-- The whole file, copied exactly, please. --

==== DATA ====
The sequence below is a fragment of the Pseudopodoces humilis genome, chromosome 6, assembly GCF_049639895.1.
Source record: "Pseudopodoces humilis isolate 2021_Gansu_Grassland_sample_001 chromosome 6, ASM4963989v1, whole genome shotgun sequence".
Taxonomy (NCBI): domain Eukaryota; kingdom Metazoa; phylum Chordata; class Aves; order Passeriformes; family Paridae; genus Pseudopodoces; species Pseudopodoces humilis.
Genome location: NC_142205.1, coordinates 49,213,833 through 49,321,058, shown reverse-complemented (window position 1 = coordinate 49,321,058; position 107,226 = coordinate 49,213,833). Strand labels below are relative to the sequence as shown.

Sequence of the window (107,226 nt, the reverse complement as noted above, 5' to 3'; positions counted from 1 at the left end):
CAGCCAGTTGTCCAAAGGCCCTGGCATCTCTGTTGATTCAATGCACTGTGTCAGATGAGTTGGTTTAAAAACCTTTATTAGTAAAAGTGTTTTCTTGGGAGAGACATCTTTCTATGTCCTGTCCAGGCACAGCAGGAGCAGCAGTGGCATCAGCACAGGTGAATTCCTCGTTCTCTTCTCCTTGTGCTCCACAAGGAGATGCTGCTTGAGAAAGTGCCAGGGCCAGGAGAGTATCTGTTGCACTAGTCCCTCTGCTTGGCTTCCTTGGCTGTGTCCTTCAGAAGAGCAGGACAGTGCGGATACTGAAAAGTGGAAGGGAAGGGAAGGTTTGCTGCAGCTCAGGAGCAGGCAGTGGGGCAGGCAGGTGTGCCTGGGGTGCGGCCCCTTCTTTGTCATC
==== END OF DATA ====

The sequence below is a fragment of the Pseudopodoces humilis genome, chromosome 6, assembly GCF_049639895.1.
Source record: "Pseudopodoces humilis isolate 2021_Gansu_Grassland_sample_001 chromosome 6, ASM4963989v1, whole genome shotgun sequence".
Taxonomy (NCBI): domain Eukaryota; kingdom Metazoa; phylum Chordata; class Aves; order Passeriformes; family Paridae; genus Pseudopodoces; species Pseudopodoces humilis.
Genome location: NC_142205.1, coordinates 49,213,833 through 49,321,058, shown reverse-complemented (window position 1 = coordinate 49,321,058; position 107,226 = coordinate 49,213,833). Strand labels below are relative to the sequence as shown.

Sequence of the window (107,226 nt, the reverse complement as noted above, 5' to 3'; positions counted from 1 at the left end):
CAGCCAGTTGTCCAAAGGCCCTGGCATCTCTGTTGATTCAATGCACTGTGTCAGATGAGTTGGTTTAAAAACCTTTATTAGTAAAAGTGTTTTCTTGGGAGAGACATCTTTCTATGTCCTGTCCAGGCACAGCAGGAGCAGCAGTGGCATCAGCACAGGTGAATTCCTCGTTCTCTTCTCCTTGTGCTCCACAAGGAGATGCTGCTTGAGAAAGTGCCAGGGCCAGGAGAGTATCTGTTGCACTAGTCCCTCTGCTTGGCTTCCTTGGCTGTGTCCTTCAGAAGAGCAGGACAGTGCGGATACTGAAAAGTGGAAGGGAAGGGAAGGTTTGCTGCAGCTCAGGAGCAGGCAGTGGGGCAGGCAGGTGTGCCTGGGGTGCGGCCCCTTCTTTGTCATC